A Fork in the Road

For Mamie, beginnings were just another fork in the road. It was a continuation of the journey she had always been on. It was a turn down the path to the left just because the left had more sun, and so, might be more delicious.

As she walked into the sunlight, she took a deep breath of relaxation, her shoulders dropped, and she felt a security that this choice was right. The soft touch of warmth told her so.  She left behind the constant questioning of her choices and chose the uncertainty of the unknown.
As she stood at the fork, she was not focused on the tree-shaped dark and light shadows that lay on the ground in front of her, or the forget-me-nots in masses of blues on the sides of the path.
Her thoughts were enveloped by an imagined large divide in the earth’s surface. The side where she stood was known, and the other side was unknown, what was yet to be.

 

The image of crossing the divide blossomed before her. She saw herself upright in her desk chair, with her laptop, in lap, typing her way as she wafted over the divide onto the other side. She could feel her hair fly in the breeze as she was concentrated on finding the right words. There was a sense, or really a hope, that her molecules were getting reorganized as she drifted into the story that would be her future, leaving her past behind and keeping it only as a resource, an encyclopedia of information when needed.

The future held excitement and fear, just like life as she now knew it. She wondered who she wanted with her on this journey,  and who might show up.  She was trying to prepare for something she knew nothing about and held the image of Dorothy dancing down the yellow brick road with the tin man, the cowardly lion and the straw man, all looking for healing.

Some days before Mamie was approaching this fork in the road, she became deeply anxious with worry about making the right choice.  Out of deep anxiety came her wisdom and she finally realized that the truth was, that she did not know the right path, she could not know. All she knew was that she wanted to talk to Dr. Henry Moon, a cultural anthropologist, her life consultant and her mentor.

For Mamie, Henry was like the character at a carnival, in a booth spewing out fortunes, but he did not spew and did not give out fortunes.  She just liked to think of him this way, exotic with a great beard, donning a turban and having a thick middle eastern accent.  His magic was in offering the simplicity of understanding what was true, not analyzing or weaving stories for the sake of drama. The truth was magic for Mamie.

futurevegas-fortune-teller

 

She texted her Dr. Moon and heard back immediately.  “Yes, let’s meet.”  Though it was by text, she could feel the energy of his excitement, and she could tell Henry had something to tell her.

They met at their favorite French Blue Cafe, ordered expressos, and Henry proceeded to share his excitement over the image he had had just before she texted him.  It was of a penny on a railroad track, laid there by young boys, wanting to flatten it.  Instead, the small penny derailed the whole train, putting lives at risk.  Mamie felt her face scrunch into quizzicalness.  She knew this image was for her but she couldn’t wrap her brain around its meaning.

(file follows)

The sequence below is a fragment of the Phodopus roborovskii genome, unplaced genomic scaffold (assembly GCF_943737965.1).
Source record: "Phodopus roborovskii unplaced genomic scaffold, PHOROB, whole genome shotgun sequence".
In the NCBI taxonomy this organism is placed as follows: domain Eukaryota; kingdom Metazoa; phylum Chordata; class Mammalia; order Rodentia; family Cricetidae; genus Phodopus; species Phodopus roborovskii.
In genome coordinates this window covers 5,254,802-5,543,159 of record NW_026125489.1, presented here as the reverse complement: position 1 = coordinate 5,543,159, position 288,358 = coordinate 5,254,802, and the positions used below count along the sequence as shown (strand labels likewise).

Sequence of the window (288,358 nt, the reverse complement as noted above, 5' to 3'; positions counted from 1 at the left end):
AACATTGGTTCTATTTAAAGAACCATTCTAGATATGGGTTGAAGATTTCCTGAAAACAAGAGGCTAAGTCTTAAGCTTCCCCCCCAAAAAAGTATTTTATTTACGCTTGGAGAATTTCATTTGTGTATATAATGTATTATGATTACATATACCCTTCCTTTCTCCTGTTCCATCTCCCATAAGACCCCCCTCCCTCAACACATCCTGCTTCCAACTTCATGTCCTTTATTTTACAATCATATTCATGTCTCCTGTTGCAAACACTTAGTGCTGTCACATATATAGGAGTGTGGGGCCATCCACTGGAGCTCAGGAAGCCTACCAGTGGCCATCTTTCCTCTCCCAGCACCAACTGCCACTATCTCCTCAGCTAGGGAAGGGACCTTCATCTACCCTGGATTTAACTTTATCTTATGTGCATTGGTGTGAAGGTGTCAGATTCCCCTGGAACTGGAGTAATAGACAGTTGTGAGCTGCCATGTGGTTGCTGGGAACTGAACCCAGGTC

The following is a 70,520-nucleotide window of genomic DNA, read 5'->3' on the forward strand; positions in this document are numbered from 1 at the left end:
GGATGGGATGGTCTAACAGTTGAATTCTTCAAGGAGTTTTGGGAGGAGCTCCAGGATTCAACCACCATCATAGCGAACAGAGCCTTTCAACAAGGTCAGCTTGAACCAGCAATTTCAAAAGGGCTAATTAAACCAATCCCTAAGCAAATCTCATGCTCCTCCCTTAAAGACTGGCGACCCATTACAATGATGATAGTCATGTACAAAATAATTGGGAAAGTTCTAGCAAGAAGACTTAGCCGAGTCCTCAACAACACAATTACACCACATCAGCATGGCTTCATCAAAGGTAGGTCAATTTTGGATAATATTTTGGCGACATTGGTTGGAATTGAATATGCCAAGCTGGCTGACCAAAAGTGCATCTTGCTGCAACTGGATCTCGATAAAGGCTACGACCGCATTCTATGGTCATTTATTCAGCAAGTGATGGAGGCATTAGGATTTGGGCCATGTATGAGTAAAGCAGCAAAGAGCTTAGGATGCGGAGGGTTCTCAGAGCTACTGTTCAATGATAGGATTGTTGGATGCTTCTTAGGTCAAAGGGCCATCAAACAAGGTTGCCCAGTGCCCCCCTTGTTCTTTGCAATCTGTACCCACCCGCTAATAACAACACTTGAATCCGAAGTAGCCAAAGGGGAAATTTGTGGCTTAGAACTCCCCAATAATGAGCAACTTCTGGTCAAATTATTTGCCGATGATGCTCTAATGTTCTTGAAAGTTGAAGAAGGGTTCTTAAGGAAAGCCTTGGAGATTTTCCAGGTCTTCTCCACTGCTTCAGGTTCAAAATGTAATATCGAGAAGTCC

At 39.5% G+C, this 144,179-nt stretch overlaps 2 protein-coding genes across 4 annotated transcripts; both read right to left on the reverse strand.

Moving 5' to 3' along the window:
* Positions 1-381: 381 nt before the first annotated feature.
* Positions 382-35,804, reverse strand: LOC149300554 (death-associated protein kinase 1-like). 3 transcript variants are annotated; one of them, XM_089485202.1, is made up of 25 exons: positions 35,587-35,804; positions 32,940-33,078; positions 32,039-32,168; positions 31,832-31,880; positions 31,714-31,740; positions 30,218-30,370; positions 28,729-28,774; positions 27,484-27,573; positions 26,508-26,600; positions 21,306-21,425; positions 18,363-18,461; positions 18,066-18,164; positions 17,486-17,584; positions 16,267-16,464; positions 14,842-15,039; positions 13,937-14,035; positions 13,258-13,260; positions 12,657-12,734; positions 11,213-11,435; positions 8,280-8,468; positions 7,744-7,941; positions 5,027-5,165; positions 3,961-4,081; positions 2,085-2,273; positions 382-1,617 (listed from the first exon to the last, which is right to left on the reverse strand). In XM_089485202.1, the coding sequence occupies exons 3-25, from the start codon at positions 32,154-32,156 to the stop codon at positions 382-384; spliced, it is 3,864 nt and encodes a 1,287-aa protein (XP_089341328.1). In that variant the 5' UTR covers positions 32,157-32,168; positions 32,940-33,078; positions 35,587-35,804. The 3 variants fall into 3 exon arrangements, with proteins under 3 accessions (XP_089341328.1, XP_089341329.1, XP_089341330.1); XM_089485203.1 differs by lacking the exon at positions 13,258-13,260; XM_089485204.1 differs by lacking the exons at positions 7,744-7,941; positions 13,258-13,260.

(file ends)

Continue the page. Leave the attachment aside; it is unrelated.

Was that her train that was getting derailed? Who would put a penny on her track?  The answer was obvious. And, she also knew how easily derailment could happen to her.  She was reminded once again of her mother telling her she needed a thicker skin.  Again, though her mother was trying to help, Mamie was reminded that the words of “needing a thicker skin” sounded like gobbledegook.

She returned to her present, which just before looked like her future, as now she had landed on the other side of the crevasse. Red-cheeked, with hair a bit tangled, she looked down the sunny side of the fork in the road and saw more of her future.

 

 

 

 

 

 

 

Choosing…or Not

we’re in a gauntlet of clarifying, breakthroughs and gear shifts ~ Kathy Biehl, Astrologer

The year 2017 had passed with adventure, challenge and, much risk-taking,   Mamie held some conglomeration of hope, fear, and anticipation in her head about 2018.  She knew this year would be different, just because it must, just because nothing stays the same.  The same feelings would come around; exhaustion, anxiety, hope, anticipation, joy, depression and if she wasn’t careful the same stories would come around as well.  She really wanted this year to be full of new stories and she could feel her way into knowing this would be the case.

Mamie sat at her desk waiting for the words to come tumbling out onto her Blog. Books, papers, her trusty laptop, a few crumb filled paper napkins from lunch and a water bottle begging to be filled, all spread out on her desk.  She was trying to hear her voice and it kept getting interrupted by other people’s opinions arriving in her head as if she had left a door wide open with a sign that said, ” > Right this way.” She wanted to say they were uninvited, but in truth, they were vaguely and cautiously invited, for she was the one who left the door open.